|Adobe to release critical flaw patches to Reader and Acrobat|
|Wednesday, 01 August 2012 01:56|
In Prenotification Security Advisory for Adobe Reader and Acrobat - APSB12-16 released by Adobe, it has confirmed that it will release security updates for the Adobe Reader and Acrobat X 10.1.3 and previous versions, for Windows and Macintosh on August 14, 2012. Citing flaws of a critical nature, Adobe has said in the post that the updates would address these flaws. Adobe has listed out the affected software versions:
Importantly, the post also includes Adobe's priority ratings for each of the affected software. Priority Ratings is a guideline to help its customers in managed environments to prioritize Adobe security updates. The company decides the priority rankings based on historical attack patterns for the relevant product, the type of vulnerability, the platform(s) affected, and any potential mitigations that may be in place.
The list gives four of the six items a priority rating of 2. Updates to software with this priority rating fix the vulnerabilities in a product that which has historically been at elevated risk. Adobe adds that there currently are no known exploits to these programmes. Going by previous experience, Adobe do not anticipate exploits are imminent. However, as a best practice, they recommend that administrators install the update soon, that is, within 30 days. The remaining two programmes have a priority rating of 1. This rating indicates that the software contains vulnerabilities that are being targeted, or those that are at a higher risk of being targeted by exploit(s) in the wild for a given product version and platform. The company recommends that administrators install these update too as soon as possible, preferably within 72 hours.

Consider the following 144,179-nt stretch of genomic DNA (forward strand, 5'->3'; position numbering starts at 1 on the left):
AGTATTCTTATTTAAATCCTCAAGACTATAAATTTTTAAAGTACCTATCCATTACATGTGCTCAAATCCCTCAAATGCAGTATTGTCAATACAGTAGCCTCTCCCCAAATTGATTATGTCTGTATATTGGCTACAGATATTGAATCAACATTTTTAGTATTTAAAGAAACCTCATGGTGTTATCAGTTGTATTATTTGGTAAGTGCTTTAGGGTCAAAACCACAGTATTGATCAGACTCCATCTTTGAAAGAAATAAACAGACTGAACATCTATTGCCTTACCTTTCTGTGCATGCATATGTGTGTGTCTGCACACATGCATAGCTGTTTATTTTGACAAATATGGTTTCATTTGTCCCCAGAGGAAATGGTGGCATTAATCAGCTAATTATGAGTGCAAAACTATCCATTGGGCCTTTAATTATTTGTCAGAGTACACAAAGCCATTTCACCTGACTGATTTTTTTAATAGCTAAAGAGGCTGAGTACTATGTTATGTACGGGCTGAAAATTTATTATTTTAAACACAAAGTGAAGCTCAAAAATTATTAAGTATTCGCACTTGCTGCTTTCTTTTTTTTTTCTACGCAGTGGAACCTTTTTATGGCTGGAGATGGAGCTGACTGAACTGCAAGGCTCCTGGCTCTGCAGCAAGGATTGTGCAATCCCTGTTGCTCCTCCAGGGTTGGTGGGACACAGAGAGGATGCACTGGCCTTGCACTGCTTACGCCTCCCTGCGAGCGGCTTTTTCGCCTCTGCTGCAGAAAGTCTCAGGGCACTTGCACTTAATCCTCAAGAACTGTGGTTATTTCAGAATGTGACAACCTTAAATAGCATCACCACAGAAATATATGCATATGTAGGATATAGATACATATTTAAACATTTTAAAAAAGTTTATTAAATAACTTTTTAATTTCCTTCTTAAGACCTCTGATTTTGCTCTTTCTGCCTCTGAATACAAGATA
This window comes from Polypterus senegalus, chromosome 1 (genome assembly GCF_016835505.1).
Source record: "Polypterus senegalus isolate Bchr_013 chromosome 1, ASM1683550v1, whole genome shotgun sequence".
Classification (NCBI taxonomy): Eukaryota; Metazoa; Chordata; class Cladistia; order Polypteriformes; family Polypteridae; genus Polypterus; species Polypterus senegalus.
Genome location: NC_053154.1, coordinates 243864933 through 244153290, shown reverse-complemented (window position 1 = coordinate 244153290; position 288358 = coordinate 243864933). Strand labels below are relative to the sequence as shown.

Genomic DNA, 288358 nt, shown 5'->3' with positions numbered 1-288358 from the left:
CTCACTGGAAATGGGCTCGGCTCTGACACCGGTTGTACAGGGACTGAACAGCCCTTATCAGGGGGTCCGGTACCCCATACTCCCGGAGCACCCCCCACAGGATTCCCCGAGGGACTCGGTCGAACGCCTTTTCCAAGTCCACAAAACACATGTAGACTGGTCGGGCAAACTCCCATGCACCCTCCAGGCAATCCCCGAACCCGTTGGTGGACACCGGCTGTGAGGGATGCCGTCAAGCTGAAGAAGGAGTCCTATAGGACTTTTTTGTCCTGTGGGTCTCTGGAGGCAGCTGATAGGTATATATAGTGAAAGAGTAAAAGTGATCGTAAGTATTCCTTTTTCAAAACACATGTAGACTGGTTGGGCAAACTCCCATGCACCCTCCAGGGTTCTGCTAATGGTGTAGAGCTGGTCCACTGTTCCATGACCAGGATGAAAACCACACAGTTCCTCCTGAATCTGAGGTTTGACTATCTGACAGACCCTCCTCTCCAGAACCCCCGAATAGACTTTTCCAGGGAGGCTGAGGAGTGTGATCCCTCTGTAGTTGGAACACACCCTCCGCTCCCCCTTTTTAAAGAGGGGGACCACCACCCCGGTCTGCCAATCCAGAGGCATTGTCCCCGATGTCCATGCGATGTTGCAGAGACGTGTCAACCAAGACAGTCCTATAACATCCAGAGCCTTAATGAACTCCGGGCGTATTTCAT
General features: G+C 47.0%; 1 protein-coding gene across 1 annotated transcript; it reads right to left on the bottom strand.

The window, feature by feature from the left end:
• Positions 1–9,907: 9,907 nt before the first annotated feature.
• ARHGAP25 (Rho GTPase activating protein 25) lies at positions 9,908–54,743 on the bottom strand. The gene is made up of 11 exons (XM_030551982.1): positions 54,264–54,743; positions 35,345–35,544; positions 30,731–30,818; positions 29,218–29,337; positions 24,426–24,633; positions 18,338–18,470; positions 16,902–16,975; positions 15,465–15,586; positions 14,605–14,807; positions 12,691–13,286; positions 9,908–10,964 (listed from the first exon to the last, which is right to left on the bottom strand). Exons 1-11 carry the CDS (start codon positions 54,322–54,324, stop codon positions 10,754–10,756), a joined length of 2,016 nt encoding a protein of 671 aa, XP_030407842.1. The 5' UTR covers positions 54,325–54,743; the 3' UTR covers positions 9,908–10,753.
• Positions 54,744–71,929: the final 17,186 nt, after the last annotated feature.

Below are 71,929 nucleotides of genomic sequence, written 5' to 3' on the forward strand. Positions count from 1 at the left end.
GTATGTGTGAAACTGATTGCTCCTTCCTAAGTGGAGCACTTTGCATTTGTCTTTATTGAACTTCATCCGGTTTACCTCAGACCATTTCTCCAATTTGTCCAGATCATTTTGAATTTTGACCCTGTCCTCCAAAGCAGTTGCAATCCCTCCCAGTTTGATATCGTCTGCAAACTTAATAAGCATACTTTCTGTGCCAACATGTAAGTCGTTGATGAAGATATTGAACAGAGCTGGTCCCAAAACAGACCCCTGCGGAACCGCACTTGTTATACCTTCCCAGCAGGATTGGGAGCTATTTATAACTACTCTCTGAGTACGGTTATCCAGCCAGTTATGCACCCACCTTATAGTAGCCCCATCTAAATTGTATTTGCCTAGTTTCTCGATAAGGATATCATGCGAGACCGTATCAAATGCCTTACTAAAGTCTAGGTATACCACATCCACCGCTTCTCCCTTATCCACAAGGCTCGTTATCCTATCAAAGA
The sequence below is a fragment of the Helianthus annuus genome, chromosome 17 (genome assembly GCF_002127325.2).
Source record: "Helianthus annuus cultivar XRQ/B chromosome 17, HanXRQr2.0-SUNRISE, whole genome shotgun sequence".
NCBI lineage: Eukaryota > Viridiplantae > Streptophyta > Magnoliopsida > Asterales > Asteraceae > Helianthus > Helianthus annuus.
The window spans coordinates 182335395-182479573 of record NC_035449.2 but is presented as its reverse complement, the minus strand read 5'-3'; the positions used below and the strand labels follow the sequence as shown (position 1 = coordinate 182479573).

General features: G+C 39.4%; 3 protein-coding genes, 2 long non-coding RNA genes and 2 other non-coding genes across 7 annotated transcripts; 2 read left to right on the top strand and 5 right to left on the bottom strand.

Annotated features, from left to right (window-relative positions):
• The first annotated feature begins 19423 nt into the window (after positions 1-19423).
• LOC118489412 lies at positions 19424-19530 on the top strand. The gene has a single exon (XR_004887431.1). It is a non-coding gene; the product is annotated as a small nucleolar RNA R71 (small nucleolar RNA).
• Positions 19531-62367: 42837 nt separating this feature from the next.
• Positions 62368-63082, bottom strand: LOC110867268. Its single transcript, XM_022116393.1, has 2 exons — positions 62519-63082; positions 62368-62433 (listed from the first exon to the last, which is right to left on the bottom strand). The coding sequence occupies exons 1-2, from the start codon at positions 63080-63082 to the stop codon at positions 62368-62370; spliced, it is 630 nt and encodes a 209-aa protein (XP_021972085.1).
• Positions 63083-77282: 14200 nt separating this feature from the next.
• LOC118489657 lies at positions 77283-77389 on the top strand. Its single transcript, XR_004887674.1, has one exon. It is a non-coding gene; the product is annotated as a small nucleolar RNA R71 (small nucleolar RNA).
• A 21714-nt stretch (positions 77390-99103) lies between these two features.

Recently, Adobe released security updates for Adobe Flash Player (22.214.171.124 and earlier versions) for Windows, Macintosh and Linux; Adobe Flash Player (126.96.36.199 and earlier versions) for Android 4.x, 3.x and 2.x. These updates address an object confusion vulnerability (CVE-2012-0779) that could cause the application to crash and potentially allow an attacker to take control of the affected system. Reports state that the vulnerability has being exploited in the wild in active targeted attacks designed to trick the user into clicking on a malicious file delivered by an e-mail message. The exploit targets Flash Player on Internet Explorer for Windows only.
Apple approved an Adobe Reader app for iOS last year. Adobe had ported over the software experience of its Reader programme via an app for iPhone, iPod Touch and iPad users, allowing iOS users to view, access, interact with, share, and print PDF files wirelessly (with AirPrint) from their iPhones, iPod Touch and iPads.